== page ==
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Popular UTMB radio program launches on Huffington Post

Popular UTMB radio program launches on Huffington Post

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The popular radio show “Medical Discovery News,” created and produced at The University of Texas Medical Branch at Galveston, now is featured on The Huffington Post. The show recently debuted as a featured podcast on the site with new episodes available each week. “Medical Discovery News” currently is syndicated on more than 90 radio stations in the U.S. as well as Mexico.

“This partnership exemplifies our dedication to communicating biomedical science to the public,” said co-host David Niesel, vice president, chief research officer and dean of the Graduate School of Biomedical Science at UTMB about the Huffington Post agreement. “This gives us the opportunity to reach more people and convey the excitement and importance of what biomedical scientists do to advance the future of medicine through discoveries that improve people’s lives.”

“Medical Discovery News” is hosted by scientists Niesel and Norbert Herzog, who met in 1980 at the University of Texas at Austin. They both eventually joined the faculty of UTMB, world-renowned for research in infectious and emerging tropical diseases, among other innovative biomedical research. Herzog accepted a professorship at the Frank H. Netter School of Medicine at Quinnipiac University in Hamden, Connecticut in 2012, but still holds an emeritus faculty position at UTMB.

They started the biomedical-themed radio program in 2006, after a UTMB President’s Cabinet grant kick-started the process by helping purchase equipment and build an audio recording studio on campus. The radio program can be heard on KUHF-FM, 88.7, in Houston at 10 a.m. on Saturdays and on stations at various times. More than 30 stations in Texas broadcast the program.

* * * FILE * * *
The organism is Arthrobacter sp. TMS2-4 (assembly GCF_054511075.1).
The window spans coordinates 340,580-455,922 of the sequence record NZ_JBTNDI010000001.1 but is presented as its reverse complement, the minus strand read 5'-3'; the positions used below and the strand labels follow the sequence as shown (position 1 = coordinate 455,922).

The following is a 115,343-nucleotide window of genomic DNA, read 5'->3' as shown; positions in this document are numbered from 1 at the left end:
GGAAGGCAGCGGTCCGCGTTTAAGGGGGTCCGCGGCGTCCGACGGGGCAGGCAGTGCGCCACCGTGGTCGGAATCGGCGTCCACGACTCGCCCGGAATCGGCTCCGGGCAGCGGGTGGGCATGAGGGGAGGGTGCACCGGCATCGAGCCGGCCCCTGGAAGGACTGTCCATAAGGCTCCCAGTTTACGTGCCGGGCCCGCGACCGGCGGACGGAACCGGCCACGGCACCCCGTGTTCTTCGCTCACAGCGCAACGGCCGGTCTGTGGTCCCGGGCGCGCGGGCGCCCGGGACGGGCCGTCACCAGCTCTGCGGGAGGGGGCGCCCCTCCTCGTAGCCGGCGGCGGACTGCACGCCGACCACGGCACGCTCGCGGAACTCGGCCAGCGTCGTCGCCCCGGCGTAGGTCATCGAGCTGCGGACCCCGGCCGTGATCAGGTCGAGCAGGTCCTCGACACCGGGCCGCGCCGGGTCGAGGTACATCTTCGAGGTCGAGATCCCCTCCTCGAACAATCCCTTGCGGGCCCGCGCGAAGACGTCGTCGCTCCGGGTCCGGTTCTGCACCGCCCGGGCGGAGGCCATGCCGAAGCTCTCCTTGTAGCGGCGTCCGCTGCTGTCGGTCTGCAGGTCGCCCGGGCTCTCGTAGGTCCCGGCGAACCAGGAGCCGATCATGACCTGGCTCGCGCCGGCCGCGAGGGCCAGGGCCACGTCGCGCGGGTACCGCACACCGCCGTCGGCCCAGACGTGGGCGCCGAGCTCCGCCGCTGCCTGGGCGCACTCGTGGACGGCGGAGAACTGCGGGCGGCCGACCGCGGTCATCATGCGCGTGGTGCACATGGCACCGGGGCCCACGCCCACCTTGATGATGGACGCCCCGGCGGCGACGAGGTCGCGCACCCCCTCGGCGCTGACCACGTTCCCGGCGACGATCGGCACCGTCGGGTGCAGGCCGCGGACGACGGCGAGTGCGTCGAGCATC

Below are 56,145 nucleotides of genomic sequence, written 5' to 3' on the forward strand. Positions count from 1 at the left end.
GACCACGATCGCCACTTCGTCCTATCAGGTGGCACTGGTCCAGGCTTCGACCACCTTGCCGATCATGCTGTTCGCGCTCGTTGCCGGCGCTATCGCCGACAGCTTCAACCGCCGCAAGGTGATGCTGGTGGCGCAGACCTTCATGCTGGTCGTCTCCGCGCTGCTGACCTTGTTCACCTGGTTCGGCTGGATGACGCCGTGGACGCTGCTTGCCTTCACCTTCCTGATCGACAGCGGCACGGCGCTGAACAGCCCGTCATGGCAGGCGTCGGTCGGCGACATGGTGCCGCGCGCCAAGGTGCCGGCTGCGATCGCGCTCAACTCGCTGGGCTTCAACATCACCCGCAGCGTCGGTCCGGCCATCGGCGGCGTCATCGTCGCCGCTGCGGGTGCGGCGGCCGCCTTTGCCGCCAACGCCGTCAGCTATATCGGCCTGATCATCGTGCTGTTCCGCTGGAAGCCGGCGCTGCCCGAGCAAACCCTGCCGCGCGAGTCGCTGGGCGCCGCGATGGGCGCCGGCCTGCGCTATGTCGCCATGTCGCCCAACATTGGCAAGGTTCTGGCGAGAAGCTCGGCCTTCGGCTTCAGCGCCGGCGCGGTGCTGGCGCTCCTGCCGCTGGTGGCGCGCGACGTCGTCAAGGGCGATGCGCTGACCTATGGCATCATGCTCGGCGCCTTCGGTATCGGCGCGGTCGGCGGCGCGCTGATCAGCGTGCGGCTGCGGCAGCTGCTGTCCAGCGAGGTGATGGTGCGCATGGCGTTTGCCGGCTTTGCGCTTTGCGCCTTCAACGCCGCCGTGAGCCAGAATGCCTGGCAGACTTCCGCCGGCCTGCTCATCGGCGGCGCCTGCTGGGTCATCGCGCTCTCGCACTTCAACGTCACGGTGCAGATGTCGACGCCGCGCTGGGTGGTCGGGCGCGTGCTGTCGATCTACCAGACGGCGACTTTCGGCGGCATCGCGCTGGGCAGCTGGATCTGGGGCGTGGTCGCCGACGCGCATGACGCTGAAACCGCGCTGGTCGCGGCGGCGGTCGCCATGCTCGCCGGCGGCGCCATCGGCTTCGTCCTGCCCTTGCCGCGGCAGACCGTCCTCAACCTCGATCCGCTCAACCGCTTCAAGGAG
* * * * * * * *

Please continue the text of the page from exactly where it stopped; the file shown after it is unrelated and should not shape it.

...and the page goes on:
Despite Herzog moving across the country, he and Niesel still collaborate on scripts and Herzog visits Galveston regularly to record the episodes. The two friends and colleagues have recorded nearly 500 weekly episodes since starting the program. The insightful dialogue of their two-minute long segments and their on-air interplay makes the science fun and fascinating.

“It’s not hard because I’ve known (Herzog) forever,” Niesel said about his co-host. “I can finish his sentences and he can finish mine.”

For more information about “Medical Discovery News” and the people behind it, please visit https://www.medicaldiscoverynews.com. To listen to the podcast on The Huffington Post, please visit https://www.huffingtonpost.com/medical-discovery-news-/.

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